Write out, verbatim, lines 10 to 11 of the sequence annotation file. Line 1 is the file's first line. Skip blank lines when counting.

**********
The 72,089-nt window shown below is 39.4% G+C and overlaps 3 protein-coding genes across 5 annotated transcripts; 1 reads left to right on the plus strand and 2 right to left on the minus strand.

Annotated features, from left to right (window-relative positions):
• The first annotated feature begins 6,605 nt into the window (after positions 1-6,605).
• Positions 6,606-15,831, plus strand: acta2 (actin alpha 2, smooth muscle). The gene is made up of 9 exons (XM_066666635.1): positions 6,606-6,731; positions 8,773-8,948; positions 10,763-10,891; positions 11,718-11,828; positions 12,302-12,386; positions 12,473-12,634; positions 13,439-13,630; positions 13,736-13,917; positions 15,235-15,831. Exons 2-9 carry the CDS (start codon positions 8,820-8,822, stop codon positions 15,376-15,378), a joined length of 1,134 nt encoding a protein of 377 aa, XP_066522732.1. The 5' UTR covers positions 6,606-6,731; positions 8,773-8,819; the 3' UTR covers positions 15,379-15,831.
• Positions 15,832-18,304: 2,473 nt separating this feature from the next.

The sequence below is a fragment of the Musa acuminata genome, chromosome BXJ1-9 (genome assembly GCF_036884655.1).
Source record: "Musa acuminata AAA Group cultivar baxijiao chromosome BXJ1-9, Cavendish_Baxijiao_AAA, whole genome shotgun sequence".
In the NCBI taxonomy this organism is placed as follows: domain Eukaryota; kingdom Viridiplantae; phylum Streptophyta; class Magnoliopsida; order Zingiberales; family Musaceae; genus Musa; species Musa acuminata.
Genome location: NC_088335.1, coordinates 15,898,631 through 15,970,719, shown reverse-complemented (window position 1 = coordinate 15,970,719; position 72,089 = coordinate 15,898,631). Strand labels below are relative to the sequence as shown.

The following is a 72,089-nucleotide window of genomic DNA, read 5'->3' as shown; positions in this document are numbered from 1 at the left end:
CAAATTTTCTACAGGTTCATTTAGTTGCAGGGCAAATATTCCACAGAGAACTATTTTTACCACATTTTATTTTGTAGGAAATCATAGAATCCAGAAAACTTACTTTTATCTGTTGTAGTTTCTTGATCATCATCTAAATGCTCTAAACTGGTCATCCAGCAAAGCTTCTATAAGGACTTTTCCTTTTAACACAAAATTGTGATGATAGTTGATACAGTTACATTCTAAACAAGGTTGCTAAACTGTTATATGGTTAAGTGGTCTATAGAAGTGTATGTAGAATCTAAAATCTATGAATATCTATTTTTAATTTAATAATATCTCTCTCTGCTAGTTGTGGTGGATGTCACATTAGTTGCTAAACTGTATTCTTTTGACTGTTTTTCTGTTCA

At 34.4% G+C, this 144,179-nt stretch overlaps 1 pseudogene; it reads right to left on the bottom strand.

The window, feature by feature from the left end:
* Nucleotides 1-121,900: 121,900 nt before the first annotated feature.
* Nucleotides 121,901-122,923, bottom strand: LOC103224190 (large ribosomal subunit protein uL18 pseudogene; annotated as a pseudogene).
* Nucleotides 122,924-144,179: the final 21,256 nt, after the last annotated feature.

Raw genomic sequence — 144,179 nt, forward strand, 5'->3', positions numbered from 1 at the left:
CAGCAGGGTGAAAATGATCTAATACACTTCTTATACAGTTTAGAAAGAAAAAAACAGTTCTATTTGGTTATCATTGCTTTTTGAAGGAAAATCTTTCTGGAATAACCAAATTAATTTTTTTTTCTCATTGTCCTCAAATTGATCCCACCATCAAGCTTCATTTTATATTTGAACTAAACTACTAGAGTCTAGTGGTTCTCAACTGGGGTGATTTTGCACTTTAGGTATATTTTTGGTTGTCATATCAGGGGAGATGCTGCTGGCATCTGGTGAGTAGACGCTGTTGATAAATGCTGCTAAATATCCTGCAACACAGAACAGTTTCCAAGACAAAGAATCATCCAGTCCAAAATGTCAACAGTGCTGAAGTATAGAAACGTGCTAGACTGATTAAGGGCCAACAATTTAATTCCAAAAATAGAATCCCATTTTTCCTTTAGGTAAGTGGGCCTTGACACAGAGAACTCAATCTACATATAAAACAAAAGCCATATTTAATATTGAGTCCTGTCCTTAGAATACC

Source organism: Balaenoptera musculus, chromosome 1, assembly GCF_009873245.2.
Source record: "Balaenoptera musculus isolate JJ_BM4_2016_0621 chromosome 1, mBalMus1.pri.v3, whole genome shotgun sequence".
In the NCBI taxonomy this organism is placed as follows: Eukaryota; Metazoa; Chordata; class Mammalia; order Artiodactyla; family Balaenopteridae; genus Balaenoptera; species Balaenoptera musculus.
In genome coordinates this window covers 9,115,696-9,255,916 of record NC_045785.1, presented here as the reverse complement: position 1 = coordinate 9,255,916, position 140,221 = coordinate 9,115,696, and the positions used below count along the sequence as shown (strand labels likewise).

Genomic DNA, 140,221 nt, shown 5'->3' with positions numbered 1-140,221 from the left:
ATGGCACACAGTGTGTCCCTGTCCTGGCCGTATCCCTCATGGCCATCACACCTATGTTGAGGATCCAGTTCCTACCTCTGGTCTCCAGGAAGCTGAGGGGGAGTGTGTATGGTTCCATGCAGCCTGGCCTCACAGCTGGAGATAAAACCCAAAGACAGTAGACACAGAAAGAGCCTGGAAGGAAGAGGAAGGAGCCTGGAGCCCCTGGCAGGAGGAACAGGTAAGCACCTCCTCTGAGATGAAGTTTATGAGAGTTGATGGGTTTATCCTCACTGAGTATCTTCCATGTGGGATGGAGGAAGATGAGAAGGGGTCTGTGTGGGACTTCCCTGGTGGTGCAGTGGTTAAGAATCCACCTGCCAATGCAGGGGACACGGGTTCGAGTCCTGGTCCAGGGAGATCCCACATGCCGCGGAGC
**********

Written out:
The following is a 72,089-nucleotide window of genomic DNA, read 5'->3' as shown; positions in this document are numbered from 1 at the left end:
CAAATTTTCTACAGGTTCATTTAGTTGCAGGGCAAATATTCCACAGAGAACTATTTTTACCACATTTTATTTTGTAGGAAATCATAGAATCCAGAAAACTTACTTTTATCTGTTGTAGTTTCTTGATCATCATCTAAATGCTCTAAACTGGTCATCCAGCAAAGCTTCTATAAGGACTTTTCCTTTTAACACAAAATTGTGATGATAGTTGATACAGTTACATTCTAAACAAGGTTGCTAAACTGTTATATGGTTAAGTGGTCTATAGAAGTGTATGTAGAATCTAAAATCTATGAATATCTATTTTTAATTTAATAATATCTCTCTCTGCTAGTTGTGGTGGATGTCACATTAGTTGCTAAACTGTATTCTTTTGACTGTTTTTCTGTTCA